|Sunday, May 9, 2004|
Sociology of Religion in India
MOVING spirits behind various belief systems have emphasised the life-giving traits of religion. Yet, religion has often been a seat of strife and violence causing untold misery to mankind. Ethnic cleansing in erstwhile Yugoslavia and Rawanda, pogrom of the Sikhs in 1984 and communal genocide in Gujarat in India are a few of the latest examples. This book is an attempt to unravel this paradox in the Indian context.
The book contains essays by well-known sociologists that have appeared in the Sociological Bulletin during the past fifty years. The first section deals with religion, society and identity. The next deals with sects, cults and shrines. Religious conversion is covered in the third section and the last section provides a comparative perspective drawn from Pakistan, Bangladesh, Trinidad and Tobago and the USA.
Proshanta Nandi deals with the perspective of some of the most important nationalist leaders of India on the question of nationhood and religiosity. They perceived no threat to national integration, as assimilation of numerous ethnic and religious groups in India was its strength. This vision has come under great strain in present times with the growth of religious sectarianism and fundamentalism.
A. R. Desai is highly critical of the state for using religion in various social activities. Religion may be used, apprehends Desai, to lull the under-privileged strata into complacency and thus help the coercive state apparatus to evolve a pattern of social integration that would transform nation into a regimented society. M. S. A. Rao, in his essay, focuses on the relationship between religion and economic development.
He debunks the popular notion that other-worldness of Hinduism is not conducive to development. Hindu culture, in fact, is as much this-worldly as other-worldly. Church-sect opposition, so important in Christianity, is not true of Hinduism. Cult is an important category to study the Hindu tradition, as unlike sect, it is not exclusive.
There is a myriad of cults among the Hindus. Ursula Sharma discusses two cultic traditions in Kangra around Balak Nath and Baba Lundro. Likewise, L. Thorn Bhai analyses the emergence and growth of three shrines in Tamil Nadu. Three individuals are invested with divine qualities leading to the emergence of cults around them. C. N. Venugopal’s is an illuminating study of the Ungyat movement in Karnataka that began as a sect rejecting purity-pollution syndrome and it eventually transformed itself into a caste. Centred on Sivalinga, it is an egalitarian ideology emphasising sanctity of work and equal opportunities for all.
The next section dealing with religious conversions in India is all the more important these days, as it has acquired emotive content and often results into community clashes. Force did play its part in conversions in Goa under the Portuguese rule, but this is only a half-truth. Rowena Robinson admits to the role of coercion in the process of conversions in Goa. However, it was the opportunity provided by the Portuguese role to the depressed castes to free themselves from the stranglehold of high castes that facilitated the task of conversions.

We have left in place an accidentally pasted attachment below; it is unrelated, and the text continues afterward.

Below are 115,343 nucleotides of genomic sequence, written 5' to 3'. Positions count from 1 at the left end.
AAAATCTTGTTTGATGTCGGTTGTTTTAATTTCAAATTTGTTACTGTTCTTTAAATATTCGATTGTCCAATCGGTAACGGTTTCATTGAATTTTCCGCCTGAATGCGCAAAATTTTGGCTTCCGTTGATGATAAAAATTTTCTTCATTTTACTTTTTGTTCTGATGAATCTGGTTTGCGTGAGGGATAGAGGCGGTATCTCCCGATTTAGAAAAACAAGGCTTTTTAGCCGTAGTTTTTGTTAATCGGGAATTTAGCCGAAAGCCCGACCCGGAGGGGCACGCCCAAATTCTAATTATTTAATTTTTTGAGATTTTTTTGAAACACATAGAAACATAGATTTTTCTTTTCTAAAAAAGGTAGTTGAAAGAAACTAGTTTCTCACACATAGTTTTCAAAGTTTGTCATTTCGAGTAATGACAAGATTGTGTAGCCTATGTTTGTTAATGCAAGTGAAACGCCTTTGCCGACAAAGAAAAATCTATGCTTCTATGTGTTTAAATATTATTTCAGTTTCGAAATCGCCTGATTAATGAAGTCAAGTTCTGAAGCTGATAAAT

Surabh Dube, in his study of Christianity in colonial Chhatisgarh, emphasises the prospect of better life chances offered by Christianity to the oppressed caste groups that prompted them to opt for the new creed. N. Jayaram’s paper is a typical Marxian analysis of conversions in India. It was the hegemony of the Brahiminical ideology reducing the depressed caste groups to sub-human existence that impelled them to seek emancipation through proselytism.
The key to emancipation in Jayaram’s opinion lies in mobilising deprived castes along class lines along with similar economically deprived elements of the higher castes. This typical Marxist approach, in the opinion of this reviewer, suffers from one serious infirmity. It bypasses the autonomous character of caste in social organisation.
Unless ideological basis of caste is fought out, the economic factor alone is not enough. It is this infirmity that has pushed numerous depressed caste groups in the fold of different caste leaders in the country, leaving the Marxists high and dry.
In the last section Tanveer Fazal’s paper on Religion and Language in the Formation of Nationhood in Pakistan and Bangladesh deserves special mention. It is highly informative and analytical. The language-centric Bengali nationalism espoused by the Pakistani state, eventually triumphed over the religious nationalism espoused by the Pakistani state. Nation, emphasises Fazal, is constructed in terms of the "will of the dominant", thus making "national mainstream" a euphemism for the cultural and material interests of the former. It will be instructive to examine the politics of Hindutva in this parameter. The collection of papers raises some vital contemporary issues. It can be useful for the students of sociology as well as those who are interested in the current socio-political scenario in the country.